I stayed in the hospital for about three weeks. The day I left, I could walk with a cane, had about 95% use of my speech, was still using a catheter and had about 70% use of my eyes. The part of my brain that interpreted what my left eye and right eye were both seeing together was affected. My brain had to re-learn what I was seeing. This along with the catheter was the most frustrating thing for me. The day I went home was one of the happiest days of my life. I was treated well in the hospital but there is nothing like sleeping in your own bed without tubes coming out of your arm. A few days later I got the catheter out and was able to regain normal function in that area.
The next thing that needed to be attended to was the hole between two chambers of my heart. This was done successfully and another fix was behind me.

While in the hospital it was discovered that I had prostate cancer. I chose to have it removed. The surgery went well, my prostate was removed and I was back with a catheter in my bladder for two weeks. The longest two weeks of my life. I'm convinced that we could get any information we wanted from enemy combatants by threatening to insert and retract a catheter. After the first time, we would have them singing like a song bird not to have that done again. The second big problem was taken care of and I thought I could concentrate on fixing my stroke problem. I was wrong. You don't get rid of a stroke; you only work to make the effects less. At present I am still working out at the gym by exercising my right leg and arm. Mine is a slow process. Every stroke survivor's recovery is different, so concrete information on how much feeling I will regain is impossible to say. I only know that I can either concentrate on what I don't have or concentrate on what I do have. Although hard to do, it makes more sense to spend time appreciating what I have instead of wasting time thinking about what I don't have.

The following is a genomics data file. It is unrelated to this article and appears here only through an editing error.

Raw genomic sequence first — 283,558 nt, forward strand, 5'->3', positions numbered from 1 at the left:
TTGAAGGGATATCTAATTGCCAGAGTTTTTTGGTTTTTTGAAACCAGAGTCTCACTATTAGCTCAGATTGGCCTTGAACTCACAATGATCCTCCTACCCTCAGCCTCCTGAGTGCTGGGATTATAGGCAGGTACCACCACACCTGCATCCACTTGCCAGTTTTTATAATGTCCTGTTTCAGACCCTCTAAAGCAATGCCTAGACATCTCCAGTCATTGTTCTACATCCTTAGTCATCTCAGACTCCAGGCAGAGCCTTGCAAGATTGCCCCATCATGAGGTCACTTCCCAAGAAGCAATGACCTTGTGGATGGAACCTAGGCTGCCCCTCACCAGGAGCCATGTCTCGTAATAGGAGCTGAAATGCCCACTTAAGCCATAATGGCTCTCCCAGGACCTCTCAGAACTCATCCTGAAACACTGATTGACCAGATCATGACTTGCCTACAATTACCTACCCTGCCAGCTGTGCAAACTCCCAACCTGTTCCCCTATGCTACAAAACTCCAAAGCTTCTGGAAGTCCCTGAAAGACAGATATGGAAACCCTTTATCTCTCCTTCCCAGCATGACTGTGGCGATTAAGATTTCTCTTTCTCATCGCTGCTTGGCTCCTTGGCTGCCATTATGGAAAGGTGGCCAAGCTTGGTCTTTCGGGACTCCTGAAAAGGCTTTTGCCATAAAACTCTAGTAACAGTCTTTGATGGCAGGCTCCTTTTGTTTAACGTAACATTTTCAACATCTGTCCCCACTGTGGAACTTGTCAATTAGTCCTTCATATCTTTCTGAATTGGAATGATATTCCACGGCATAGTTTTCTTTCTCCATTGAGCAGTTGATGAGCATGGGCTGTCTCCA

When I was feeling better a mentor and friend of mine, invited me for lunch to catch up. One of the first questions he asked me was, "What did I learn from having the stroke?" I had thought about it before, but no one had asked the question. He has a way of getting to the heart of what is important in life. I had learned many things, but the first that came to mind was, life is short. While laying in my back yard experiencing the stroke, I did not think I would make it out of this alive. Just like in the movies, my whole life flashed before my eyes. I thought to myself, is this it, will I not see tomorrow. Life seemed so short to me. The truth is we never know when our last day on earth will be. Sometime we have an idea about when it will be, but most times it will come to people when they least expect it. Life is short here on earth, so do things that are important to you now. God left you here for a reason; find it and get on with your life.

 

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Display of the Faces of Stroke stories does not imply National Stroke Association's endorsement of any product, treatment, service or entity. National Stroke Association strongly recommends that people ask a healthcare professional about diagnosis and treatment questions before using any product, treatment or service. The views expressed through the stories reflect those of the authors and do not reflect the opinion of National Stroke Association.